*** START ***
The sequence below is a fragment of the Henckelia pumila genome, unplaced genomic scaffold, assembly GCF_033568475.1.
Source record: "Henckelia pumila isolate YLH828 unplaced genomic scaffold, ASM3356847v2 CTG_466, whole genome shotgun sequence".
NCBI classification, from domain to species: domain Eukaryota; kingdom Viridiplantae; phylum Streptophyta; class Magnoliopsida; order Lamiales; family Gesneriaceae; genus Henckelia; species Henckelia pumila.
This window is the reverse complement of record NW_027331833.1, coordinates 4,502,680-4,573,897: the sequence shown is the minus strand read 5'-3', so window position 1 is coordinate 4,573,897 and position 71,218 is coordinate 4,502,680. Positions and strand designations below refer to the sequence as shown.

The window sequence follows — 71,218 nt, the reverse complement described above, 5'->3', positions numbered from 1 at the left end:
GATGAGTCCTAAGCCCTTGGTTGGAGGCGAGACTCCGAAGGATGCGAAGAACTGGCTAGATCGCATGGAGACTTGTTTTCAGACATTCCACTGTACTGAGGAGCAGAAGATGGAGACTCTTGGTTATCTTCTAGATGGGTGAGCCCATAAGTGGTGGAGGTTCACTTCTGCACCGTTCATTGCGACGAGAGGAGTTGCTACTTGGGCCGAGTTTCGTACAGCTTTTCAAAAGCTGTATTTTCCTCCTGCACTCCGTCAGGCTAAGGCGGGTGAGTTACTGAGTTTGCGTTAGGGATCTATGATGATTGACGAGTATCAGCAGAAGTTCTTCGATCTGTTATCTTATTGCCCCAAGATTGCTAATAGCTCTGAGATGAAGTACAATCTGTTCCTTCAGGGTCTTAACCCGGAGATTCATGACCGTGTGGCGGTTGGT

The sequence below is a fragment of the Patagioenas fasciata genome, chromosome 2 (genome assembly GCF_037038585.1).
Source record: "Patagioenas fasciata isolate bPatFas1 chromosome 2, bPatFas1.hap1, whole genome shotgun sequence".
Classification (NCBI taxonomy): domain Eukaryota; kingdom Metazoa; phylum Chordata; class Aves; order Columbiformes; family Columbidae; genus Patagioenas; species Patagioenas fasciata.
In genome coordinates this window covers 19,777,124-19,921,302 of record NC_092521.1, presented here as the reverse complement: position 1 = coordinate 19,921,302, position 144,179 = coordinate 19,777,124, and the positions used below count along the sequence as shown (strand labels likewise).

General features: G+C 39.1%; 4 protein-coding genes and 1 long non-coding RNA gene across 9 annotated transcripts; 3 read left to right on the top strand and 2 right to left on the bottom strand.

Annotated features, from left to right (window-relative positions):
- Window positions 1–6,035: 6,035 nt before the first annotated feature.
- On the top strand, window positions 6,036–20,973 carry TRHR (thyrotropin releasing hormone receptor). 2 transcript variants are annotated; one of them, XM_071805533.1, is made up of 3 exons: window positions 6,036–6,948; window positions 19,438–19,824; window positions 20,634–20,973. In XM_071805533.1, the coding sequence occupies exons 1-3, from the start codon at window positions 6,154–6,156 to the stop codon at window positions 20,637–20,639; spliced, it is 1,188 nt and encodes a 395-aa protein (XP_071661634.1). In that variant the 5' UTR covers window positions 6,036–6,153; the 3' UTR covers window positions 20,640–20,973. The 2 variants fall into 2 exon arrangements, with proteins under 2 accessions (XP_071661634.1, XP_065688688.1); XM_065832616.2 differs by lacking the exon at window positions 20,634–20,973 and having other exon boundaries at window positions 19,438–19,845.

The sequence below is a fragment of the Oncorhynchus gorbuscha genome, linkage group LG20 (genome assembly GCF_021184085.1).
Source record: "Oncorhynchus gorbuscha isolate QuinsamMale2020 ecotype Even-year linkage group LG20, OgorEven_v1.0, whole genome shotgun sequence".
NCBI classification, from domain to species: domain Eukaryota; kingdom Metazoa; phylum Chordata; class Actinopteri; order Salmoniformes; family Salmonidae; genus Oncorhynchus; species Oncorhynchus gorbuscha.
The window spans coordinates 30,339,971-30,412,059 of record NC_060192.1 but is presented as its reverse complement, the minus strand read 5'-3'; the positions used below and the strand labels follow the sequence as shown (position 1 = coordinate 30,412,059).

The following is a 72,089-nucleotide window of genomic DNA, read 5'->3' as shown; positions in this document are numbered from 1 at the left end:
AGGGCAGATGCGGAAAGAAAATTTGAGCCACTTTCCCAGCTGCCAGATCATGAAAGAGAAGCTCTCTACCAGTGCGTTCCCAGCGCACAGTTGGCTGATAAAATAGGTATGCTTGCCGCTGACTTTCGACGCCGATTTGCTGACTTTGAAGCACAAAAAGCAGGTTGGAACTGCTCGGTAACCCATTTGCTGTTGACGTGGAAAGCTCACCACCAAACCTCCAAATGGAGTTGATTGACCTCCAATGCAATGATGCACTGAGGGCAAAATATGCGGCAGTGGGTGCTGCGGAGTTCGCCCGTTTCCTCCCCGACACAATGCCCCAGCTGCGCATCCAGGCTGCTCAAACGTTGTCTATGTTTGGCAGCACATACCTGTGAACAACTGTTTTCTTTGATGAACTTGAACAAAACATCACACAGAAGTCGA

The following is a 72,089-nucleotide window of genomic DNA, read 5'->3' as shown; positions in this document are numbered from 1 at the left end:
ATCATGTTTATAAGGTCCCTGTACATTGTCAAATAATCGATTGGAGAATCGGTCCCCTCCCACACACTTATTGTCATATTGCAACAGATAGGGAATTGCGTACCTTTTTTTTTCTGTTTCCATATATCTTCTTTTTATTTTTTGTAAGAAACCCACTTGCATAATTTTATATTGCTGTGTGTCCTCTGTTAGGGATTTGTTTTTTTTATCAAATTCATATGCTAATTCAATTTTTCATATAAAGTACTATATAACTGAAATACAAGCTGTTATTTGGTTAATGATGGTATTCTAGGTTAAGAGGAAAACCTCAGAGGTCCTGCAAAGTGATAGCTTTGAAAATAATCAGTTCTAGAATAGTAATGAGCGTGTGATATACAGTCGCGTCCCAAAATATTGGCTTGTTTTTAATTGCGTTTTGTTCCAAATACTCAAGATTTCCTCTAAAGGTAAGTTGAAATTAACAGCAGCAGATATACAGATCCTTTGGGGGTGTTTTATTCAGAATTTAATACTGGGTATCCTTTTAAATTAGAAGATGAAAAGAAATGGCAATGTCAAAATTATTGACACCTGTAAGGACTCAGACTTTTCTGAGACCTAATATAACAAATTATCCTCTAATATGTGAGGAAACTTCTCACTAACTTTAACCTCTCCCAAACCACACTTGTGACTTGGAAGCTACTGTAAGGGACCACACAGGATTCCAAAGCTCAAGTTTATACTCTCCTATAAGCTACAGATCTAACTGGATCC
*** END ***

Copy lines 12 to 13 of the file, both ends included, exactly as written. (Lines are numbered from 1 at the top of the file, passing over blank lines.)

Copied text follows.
Annotated features, from left to right (window-relative positions):
- Window positions 1–6,035: 6,035 nt before the first annotated feature.